The Jin Dynasty (晋朝 or 晉朝), also known as Western Jin (西晋), is a kingdom featured in Dynasty Warriors 7. The Dynasty Warriors game has the faction symbolized by a light blue color. In Romance of the Three Kingdoms their color varies. Most of Koei's titles tend to prefer mentioning the dynasty via historical mentions or encyclopedia entries for detailing the end of the Three Kingdoms era .

The Western Jin Dynasty has its roots with Sima Yi, who served Kingdom of Wei during Cao Cao's time. After the ruler's death, he offered his services to Cao Pi and Cao Rui. By the time Cao Pi had obtained the Nine Bestowments, the Sima family's reputation had grown exponentially. Sima Yi's efforts in dealing with the Wu army invasions, Zhuge Liang's Northern Campaigns, Gongsun Yuan's revolt, and other pivotal events forged a mighty reputation for him. When others in Wei warned the emperor that Sima Yi was monopolizing his position, the latter distanced himself from political affairs. Combining the forces of his own supporters and that of his sons, Sima Shi and Sima Zhao, Sima Yi eventually lead a coup d'état on the influential regent who was suspicious of him, Cao Shuang.

Sima Yi's influence was passed down to Sima Shi and then onto Sima Zhao in 255. Sima Zhao continued to expand the influence of the Sima family, which reacted negatively with several officers in Wei. After dealing with Zhuge Dan's rebellion as well as Jiang Wei and Zhong Hui's attempt to oppose the empire, he eventually became the King of Jin. After his death, his son, Sima Yan, used a similar tactic as his father to force Cao Huan to abdicate the throne and became the first emperor of Jin. With two empires down, Sima Yan eventually lead troops to cause Eastern Wu 's end in 279. Sun Hao surrendered the following year and was demoted as Marquis of Guiming.

In 290, Sima Yan died and power went to Sima Zhong. Unlike other figures of the Sima family, however, Sima Zhong was known for his infamous stupidity and clumsiness (now thought to be a learning disability). He was married to Empress Jia Nanfeng, best known as a malicious woman who manipulated her husband's position and her status for her own desires. Due to the improper balance, Jin's government began to fall into decline and developed into an ugly power struggle between Emperess Jia Nanfeng, Empress Dowager Yang, Sima Liang (Sima Yi's third son), and Sima Wei (Sima Yan's fifth son). Their animosity escalated into a civil war known as the War of the Eight Princes. During their struggle, the Sixteen Kingdoms began as a result.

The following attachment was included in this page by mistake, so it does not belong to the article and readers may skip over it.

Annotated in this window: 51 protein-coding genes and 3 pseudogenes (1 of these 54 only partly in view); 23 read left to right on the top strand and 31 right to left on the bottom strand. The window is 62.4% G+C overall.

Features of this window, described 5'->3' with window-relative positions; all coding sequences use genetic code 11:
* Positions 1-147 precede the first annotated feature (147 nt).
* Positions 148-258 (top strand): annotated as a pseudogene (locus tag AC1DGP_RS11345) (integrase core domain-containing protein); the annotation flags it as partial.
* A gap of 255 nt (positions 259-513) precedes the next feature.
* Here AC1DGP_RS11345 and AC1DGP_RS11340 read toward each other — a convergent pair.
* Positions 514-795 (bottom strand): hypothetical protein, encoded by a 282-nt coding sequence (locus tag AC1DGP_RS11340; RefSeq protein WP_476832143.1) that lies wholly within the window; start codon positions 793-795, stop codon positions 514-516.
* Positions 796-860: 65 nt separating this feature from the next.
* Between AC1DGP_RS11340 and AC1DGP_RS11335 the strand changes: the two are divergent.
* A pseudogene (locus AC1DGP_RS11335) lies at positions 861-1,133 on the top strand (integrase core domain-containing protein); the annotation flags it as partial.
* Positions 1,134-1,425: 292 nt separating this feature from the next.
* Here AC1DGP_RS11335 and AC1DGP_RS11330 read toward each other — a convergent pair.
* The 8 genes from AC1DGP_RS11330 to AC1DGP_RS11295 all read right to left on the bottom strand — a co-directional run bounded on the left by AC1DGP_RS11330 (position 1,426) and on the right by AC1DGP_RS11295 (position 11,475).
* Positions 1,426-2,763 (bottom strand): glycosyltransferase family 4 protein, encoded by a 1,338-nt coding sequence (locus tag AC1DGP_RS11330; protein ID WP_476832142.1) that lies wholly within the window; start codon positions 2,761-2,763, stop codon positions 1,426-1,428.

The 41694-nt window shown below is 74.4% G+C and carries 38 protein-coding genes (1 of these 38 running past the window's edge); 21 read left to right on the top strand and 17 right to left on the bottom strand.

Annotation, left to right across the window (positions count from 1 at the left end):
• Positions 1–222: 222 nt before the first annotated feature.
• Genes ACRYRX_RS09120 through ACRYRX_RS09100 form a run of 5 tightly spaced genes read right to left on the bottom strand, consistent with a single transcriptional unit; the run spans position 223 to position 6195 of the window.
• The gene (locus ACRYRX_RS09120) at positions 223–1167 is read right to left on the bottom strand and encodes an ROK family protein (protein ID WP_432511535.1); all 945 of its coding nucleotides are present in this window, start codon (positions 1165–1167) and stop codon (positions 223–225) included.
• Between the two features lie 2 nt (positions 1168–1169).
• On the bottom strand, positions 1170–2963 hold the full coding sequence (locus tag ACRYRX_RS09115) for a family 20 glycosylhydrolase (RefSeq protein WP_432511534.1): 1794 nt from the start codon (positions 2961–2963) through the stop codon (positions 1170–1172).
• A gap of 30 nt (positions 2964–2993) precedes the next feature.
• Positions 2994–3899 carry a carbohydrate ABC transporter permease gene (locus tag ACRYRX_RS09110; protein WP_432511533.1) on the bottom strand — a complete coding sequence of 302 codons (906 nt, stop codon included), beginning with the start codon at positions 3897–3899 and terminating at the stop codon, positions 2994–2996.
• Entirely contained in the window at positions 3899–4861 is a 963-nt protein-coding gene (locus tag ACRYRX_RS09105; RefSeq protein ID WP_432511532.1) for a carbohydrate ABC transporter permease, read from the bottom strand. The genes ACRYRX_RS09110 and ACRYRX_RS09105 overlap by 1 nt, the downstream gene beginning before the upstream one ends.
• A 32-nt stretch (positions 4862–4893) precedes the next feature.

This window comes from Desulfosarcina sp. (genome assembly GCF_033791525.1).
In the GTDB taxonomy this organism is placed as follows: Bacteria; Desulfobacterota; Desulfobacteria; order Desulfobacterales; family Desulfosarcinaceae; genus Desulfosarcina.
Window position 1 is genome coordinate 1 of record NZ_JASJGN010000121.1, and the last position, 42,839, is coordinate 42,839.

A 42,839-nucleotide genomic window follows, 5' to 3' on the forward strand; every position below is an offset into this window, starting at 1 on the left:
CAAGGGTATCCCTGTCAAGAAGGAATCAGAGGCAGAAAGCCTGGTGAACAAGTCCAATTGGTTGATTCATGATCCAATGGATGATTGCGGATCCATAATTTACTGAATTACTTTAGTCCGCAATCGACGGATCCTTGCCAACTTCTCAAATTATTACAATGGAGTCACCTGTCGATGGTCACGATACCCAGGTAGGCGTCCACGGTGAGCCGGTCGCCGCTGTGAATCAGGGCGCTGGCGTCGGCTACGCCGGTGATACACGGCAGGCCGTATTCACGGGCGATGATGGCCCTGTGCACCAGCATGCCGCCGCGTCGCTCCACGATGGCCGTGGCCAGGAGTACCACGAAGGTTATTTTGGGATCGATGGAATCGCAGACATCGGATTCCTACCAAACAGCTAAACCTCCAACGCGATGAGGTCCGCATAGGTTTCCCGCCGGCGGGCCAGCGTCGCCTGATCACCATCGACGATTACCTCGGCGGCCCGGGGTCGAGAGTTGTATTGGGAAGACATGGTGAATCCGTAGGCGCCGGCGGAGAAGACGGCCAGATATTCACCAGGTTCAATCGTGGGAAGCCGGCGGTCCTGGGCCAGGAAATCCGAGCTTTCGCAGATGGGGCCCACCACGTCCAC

Though the civil war eventually had its final survivor, Jin's influence had declined greatly and northern China was ravaged from their fighting. Sima Chi was enthroned by Sima Yue and Jin struggled to recover. Liu Yuan, a pivotal figure during the War of the Eight Princes, declared independence from Jin. In 311, his son, Liu Cong invaded Jin's weakened Luoyang with the Xiongnu people and captured Sima Chi, later called the Yongjia Rebellion. Allowed to live for a time in the Han Zhao capital, Sima Chi was eventually executed in 313. Following his death, Sima Ye -one of Sima Yan's sons- was still alive in Chang'an and hastily appointed. However, his reign was short lived when Chang'an fell in 316.

Sima Rui fled east to Jiangnan which lead to the beginnings of Eastern Jin.


[hide]*1 Rulers

    • 1.1 Other Figures
    • 1.2 Ladies
  • 2 Vassals
    • 2.1 Advisors
    • 2.2 Generals
  • 3 Fictional Followers
    • 3.1 From Other Sources


This list only includes the designated rulers for Western Jin. It doesn't list other descendants from Eastern Jin.

  1. Sima Yi (posthumously)
  2. Sima Shi (posthumously)
  3. Sima Zhao (posthumously)
  4. Sima Yan (265 ~ 290)
  5. Sima Zhong (290 ~ 307)
  6. Sima Chi (307 ~ 311)
  7. Sima Ye (313 ~ 316)

Other Figures[2]EditEdit

  • Sima Fang
  • Suna Lang
  • Sima Liang
  • Sima Zhou
  • Sima Jing
  • Sima Jun
  • Sima Gan
  • Sima Rong
  • Sima Lun
  • Sima You
  • Sima Ding'guo
  • Sima You (司馬攸)
  • Sima Zhao (司馬兆)
  • Sima Guangde
  • Sima Jian
  • Sima Ji
  • Sima Yongzuo
  • Sima Yanzuo
  • Sima Gui
  • Sima Zhong
  • Sima Jian (司馬柬)
  • Sima Jing (司馬景)
  • Sima Wei
  • Sima Xian
  • Sima Zhi
  • Sima Yu
  • Sima Yan
  • Sima Gai
  • Sima Xia
  • Sima Mo
  • Sima Ai
  • Sima Ying
  • Sima Yan (司馬晏)
  • Sima Hui (司馬恢)
  • Eight other sons who aren't named or listed into royalty


  • Zhang Chunhua (Empress Xuanmu)
  • Shen Furen (Shen Guifei)
  • Zhang Furen
  • Bai Furen
  • Princess Nanyang
  • Princess Gaolu
  • Princess Dafu
  • Wang Yuanji
  • Princess Jingzhao
  • Empress Yang Yan
  • Empress Yang Zhi
  • Consort Zuo Fen
  • Consort Hu
  • Consort Zhuge Wan
  • Consort Shen
  • Consort Xu
  • Consort Gui
  • Consort Zhao
  • Consort Zhao
  • Consort Li
  • Consort Yan
  • Consort Chen
  • Consort Zhu
  • Consort Cheng
  • Consort Wang Yuanji
  • Consort Xie Jiu
  • Consort Zhao Can
  • Princess Changshan
  • Princess Changguang
  • Princess Pingyang
  • Princess Xinfeng
  • Princess Yangping
  • Princess Wannian
  • Princess Xiangcheng
  • Princess Wu'an
  • Princess Yingyang
  • Princess Rongyang
  • Princess Fanchang




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